Science capital boosted as BIS gets 6 per cent in cuts

Protection for science and research spending will be maintained in 2015-16 while the capital budget will be increased to £1.1 billion, the chancellor George Osborne announced today.

June 26, 2013

However, overall savings of 6 per cent will be made in the Department for Business, Innovation, and Skills, with funding for student grants hit. Meanwhile, mooted plans to move medical education and research budgets out of BIS have not been implemented.

As expected, science became the focus of Mr Osborne’s spending review speech, with the chancellor announcing a “huge investment” in research capital spending.

“Scientific discovery is first and foremost an expression of the relentless human search to know more about the world but it is also an enormous strength for a modern economy,” he said.

He said that the science resource ring-fence would be maintained in 2015-16 at £4.6 billion – keeping spending at the current level in cash terms. However, the capital budget will be increased in real terms to £1.1 billion, with future rises maintained in line with inflation “until the end of the decade”.

The overall cut of 6 per cent to the BIS budget is less than the 8 per cent cut that was previously being reported, and will amount to around £600 million in non-capital savings.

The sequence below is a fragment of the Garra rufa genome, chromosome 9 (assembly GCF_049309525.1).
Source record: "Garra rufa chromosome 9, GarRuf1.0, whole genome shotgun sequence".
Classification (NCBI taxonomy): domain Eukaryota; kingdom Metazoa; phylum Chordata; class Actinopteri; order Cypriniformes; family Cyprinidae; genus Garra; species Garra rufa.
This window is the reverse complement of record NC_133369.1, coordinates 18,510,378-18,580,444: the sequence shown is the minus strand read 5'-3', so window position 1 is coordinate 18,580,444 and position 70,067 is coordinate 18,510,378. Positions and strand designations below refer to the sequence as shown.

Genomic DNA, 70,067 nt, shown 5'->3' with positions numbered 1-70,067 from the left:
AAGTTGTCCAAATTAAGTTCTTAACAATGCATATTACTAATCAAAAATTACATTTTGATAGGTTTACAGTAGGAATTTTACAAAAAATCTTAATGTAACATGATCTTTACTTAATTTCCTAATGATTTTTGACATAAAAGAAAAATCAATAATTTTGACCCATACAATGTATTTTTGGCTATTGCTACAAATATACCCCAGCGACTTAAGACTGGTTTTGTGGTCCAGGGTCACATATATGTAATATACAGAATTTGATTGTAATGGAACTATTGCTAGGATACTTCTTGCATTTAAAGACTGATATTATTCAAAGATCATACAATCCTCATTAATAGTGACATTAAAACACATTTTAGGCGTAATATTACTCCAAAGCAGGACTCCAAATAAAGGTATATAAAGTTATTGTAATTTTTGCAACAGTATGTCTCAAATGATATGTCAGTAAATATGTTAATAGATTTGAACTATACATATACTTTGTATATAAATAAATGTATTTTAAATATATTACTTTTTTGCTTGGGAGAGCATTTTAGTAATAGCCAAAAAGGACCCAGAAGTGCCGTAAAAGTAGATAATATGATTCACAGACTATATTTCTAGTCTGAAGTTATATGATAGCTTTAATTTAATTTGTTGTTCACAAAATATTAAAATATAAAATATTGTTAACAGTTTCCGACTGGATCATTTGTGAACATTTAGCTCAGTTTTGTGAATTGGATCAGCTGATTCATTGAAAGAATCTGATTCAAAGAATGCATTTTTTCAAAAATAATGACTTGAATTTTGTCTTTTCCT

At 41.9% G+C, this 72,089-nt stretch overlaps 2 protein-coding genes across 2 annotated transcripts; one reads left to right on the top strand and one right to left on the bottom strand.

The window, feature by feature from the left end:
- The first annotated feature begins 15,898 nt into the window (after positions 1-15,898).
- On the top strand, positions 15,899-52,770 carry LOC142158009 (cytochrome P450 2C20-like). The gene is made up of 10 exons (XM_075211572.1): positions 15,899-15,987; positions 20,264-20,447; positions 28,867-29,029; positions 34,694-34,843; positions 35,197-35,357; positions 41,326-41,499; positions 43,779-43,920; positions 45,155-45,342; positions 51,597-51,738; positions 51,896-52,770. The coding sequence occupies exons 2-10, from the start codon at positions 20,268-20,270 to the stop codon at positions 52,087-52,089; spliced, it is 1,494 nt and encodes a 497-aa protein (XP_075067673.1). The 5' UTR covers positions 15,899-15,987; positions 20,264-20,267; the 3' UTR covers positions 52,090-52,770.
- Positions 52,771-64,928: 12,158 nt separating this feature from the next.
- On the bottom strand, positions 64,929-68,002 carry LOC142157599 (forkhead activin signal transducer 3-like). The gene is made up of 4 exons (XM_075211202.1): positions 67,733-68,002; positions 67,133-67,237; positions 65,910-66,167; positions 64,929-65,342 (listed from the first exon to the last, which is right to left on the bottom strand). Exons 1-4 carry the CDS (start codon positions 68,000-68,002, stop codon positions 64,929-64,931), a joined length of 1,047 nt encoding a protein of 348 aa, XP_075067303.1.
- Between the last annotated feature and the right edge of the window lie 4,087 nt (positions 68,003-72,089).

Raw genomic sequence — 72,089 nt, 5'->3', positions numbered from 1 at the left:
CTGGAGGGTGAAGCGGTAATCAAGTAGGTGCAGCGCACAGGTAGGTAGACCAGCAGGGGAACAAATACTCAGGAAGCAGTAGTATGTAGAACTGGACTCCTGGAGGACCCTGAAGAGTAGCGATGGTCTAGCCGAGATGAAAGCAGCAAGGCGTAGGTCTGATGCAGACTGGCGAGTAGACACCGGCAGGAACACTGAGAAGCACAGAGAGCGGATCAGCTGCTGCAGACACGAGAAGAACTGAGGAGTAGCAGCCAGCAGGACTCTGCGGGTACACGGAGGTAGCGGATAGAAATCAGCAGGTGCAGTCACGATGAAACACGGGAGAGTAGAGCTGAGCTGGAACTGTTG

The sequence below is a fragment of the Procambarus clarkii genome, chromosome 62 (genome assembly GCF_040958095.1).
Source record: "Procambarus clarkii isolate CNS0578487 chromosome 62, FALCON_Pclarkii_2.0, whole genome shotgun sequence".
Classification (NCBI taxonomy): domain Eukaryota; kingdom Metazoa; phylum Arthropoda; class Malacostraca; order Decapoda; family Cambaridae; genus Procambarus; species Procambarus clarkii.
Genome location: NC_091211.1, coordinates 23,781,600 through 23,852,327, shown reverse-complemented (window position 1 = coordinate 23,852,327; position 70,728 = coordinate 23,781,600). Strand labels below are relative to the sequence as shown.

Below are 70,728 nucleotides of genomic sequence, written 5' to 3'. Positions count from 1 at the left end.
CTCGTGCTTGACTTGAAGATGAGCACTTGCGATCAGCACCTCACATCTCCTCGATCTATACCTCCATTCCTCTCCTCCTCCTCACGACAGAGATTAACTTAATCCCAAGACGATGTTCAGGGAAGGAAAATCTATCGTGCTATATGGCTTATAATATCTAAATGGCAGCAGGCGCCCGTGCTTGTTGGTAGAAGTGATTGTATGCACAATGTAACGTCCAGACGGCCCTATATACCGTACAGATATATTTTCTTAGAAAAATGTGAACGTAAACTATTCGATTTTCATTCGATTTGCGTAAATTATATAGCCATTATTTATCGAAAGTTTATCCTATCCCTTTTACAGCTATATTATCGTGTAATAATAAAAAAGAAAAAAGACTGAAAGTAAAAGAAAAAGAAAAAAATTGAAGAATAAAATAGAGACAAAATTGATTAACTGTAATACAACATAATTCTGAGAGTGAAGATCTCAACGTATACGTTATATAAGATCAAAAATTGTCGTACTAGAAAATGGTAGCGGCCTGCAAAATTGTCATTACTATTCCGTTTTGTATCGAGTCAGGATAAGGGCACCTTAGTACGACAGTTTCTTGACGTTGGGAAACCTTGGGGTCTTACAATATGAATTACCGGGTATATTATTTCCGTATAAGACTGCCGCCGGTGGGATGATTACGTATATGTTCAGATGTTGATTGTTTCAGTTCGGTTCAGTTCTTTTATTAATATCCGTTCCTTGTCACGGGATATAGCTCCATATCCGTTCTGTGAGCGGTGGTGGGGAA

Times Higher Education previously reported that the government had considered finding come of the cuts by moving spending on medical education and research to the Department of Health. But Mr Osborne said today: “We’re not going to shift medical training and research out of this department, because they’re working well where they are.”

However, Mr Osborne said that there would be savings to student maintenance – “keeping grants, but not increasing them” – and also “the cost of the central department will also be cut further”.

Treasury documents released following the statement also revaled that £100 million in savings will be found by cutting the budget for the National Scholarship Programme from £150 million in 2014-15 to £50 million in 2015-16, when it will be transformed into a postgraduate scheme.

“The Government will refocus the National Scholarship Programme to support postgraduate students from disadvantaged backgrounds,” the document says.

“The £50 million fund will be administered by the Higher Education Funding Council for England. Hefce will allocate the money competitively to higher education institutions, and will attract additional scholarship funding from the private sector or from the institutions’ own resources.”

Meanwhile, there may be more bad news for universities seeking to attract international students, with Mr Osborne announcing that some visa fees would be increased.

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